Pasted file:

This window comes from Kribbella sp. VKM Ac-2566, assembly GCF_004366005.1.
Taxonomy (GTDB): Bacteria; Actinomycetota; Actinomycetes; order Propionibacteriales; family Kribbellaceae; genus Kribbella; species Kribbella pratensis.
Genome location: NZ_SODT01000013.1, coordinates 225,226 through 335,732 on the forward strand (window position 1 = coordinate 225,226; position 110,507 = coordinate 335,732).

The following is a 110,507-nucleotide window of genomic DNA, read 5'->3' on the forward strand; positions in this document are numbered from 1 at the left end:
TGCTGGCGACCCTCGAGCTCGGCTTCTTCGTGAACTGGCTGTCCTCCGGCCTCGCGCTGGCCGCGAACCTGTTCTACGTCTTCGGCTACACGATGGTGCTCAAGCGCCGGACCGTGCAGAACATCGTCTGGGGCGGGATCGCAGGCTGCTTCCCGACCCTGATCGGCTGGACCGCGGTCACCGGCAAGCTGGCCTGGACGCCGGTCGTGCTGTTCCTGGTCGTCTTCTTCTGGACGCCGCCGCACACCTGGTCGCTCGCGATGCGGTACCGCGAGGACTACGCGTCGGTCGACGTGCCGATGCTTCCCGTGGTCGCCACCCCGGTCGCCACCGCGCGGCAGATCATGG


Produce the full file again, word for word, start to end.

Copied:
This window comes from Kribbella sp. VKM Ac-2566, assembly GCF_004366005.1.
Taxonomy (GTDB): Bacteria; Actinomycetota; Actinomycetes; order Propionibacteriales; family Kribbellaceae; genus Kribbella; species Kribbella pratensis.
Genome location: NZ_SODT01000013.1, coordinates 225,226 through 335,732 on the forward strand (window position 1 = coordinate 225,226; position 110,507 = coordinate 335,732).

The following is a 110,507-nucleotide window of genomic DNA, read 5'->3' on the forward strand; positions in this document are numbered from 1 at the left end:
TGCTGGCGACCCTCGAGCTCGGCTTCTTCGTGAACTGGCTGTCCTCCGGCCTCGCGCTGGCCGCGAACCTGTTCTACGTCTTCGGCTACACGATGGTGCTCAAGCGCCGGACCGTGCAGAACATCGTCTGGGGCGGGATCGCAGGCTGCTTCCCGACCCTGATCGGCTGGACCGCGGTCACCGGCAAGCTGGCCTGGACGCCGGTCGTGCTGTTCCTGGTCGTCTTCTTCTGGACGCCGCCGCACACCTGGTCGCTCGCGATGCGGTACCGCGAGGACTACGCGTCGGTCGACGTGCCGATGCTTCCCGTGGTCGCCACCCCGGTCGCCACCGCGCGGCAGATCATGG